The first step is the removal of all pour lugs and sprues. I cut the large lugs off the bottoms of the boosters using a band saw, with cleanup on the bench-top belt sander. The smaller pieces were liberated using an x-acto knife and a little sandpaper took the parting lines and flash off.
The bottom pieces of the boosters were slightly warped so they were all wet sanded on the mating side to make a nice flat surface. They were then glued onto the bottoms of each of the boosters and the edges puttied and sanded. The broken fins on the strap on boosters are also re-attached. The small vernier rockets are cut off their sprues and attached to the bottoms of each booster, 4 for the central core and two for each strap-on.
At this point, the third stage assembly was given some scrutiny. The tiny tabs around the lower circumference of the booster were all broken somewhere in between the factory and my house, so they are replaced with very small strips of plastic. The nose cone and the two halves of the truss work were liberated from their generous sprues and given a good sanding to remove flash and seams. These parts were all glued together and set aside to dry.
Two small vents were attached to the central core, along with a tiny brass wire antenna bent to fit into tiny holes drilled into the side.
I noticed almost immediately that the strap on boosters would need some help staying put when attached to the central booster. Tto complicate the problem, the detail that rings the central booster stands out too far, thereby causing a noticeable gap at the top attachment point of the boosters. I cut the raised detail off, but the problem persisted with the top attachment. To solve the problem of the weak joints, I drilled holes into the boosters and installed small pegs which, when assembled, would hold all of the boosters together without compromising any of the other glued joints.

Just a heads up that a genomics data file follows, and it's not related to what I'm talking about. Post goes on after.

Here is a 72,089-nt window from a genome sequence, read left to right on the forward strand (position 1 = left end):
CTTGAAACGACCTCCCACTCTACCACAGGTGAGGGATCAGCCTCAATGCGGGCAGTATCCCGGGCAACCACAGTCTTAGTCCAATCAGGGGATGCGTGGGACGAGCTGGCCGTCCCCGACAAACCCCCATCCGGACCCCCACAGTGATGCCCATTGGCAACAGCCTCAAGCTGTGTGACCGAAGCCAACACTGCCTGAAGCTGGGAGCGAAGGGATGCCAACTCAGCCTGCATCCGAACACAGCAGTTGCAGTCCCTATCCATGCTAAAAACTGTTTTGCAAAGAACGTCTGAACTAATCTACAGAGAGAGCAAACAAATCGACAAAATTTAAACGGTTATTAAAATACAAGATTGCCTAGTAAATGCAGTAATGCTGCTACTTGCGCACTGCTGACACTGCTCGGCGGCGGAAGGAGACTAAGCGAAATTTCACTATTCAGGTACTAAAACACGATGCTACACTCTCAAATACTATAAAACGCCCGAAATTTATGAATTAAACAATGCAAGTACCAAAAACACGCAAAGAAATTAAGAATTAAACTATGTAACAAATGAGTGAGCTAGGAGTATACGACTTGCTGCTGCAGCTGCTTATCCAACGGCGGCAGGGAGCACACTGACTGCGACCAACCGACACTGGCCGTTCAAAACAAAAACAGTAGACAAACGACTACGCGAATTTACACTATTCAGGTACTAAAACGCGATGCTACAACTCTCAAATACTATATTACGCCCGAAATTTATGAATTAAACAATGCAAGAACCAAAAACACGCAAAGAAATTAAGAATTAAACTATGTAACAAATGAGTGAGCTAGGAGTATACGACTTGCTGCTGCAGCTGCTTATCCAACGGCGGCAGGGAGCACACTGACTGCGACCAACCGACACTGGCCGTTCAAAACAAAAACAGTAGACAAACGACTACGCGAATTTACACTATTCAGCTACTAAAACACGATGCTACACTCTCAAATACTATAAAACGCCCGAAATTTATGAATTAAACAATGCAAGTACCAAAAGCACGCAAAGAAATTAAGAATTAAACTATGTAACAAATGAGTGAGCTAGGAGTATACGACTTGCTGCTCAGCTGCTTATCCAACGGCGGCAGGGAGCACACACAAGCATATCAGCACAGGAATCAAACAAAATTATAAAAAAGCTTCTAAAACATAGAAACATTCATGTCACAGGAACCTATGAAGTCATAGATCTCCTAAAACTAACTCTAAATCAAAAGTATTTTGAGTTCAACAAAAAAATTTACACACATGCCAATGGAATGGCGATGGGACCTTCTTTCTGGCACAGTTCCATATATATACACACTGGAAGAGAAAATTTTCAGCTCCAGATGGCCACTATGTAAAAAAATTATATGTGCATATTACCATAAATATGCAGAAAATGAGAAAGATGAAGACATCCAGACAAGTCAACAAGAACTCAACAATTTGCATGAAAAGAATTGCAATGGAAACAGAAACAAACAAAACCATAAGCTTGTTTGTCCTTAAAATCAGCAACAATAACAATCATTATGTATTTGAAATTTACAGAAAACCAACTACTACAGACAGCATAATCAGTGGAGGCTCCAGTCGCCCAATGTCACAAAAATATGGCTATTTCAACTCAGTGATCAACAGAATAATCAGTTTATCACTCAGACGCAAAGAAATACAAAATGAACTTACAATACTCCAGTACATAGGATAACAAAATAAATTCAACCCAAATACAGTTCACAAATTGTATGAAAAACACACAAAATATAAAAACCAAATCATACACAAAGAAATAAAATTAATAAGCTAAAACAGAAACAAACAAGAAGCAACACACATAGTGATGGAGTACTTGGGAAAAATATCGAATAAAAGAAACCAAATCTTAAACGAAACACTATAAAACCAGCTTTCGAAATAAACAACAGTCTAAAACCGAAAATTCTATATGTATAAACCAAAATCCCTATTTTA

With the strap-on boosters, third stage and central core assembled, I washed all of the parts using a grease cutting cleaner (my preference is Formula 409 because it does not leave a residue) rinsed, and dried with a towel. The parts were primed with Duplicolor sandable primer and polished with a soft cloth to remove the rough surface texture. Peter Alway's book "Rockets of the World" was used as the painting reference. All of the parts were then painted olive green acrylic, lightened 4:1 with white. The lighter color will counter the dark wash applied later. When the base color was dry, the lower parts of each booster were masked and sprayed with chrome silver enamel paint. Then, the rocket nozzle interiors were painted with a 2:1 mix of gold and bronze enamel paint.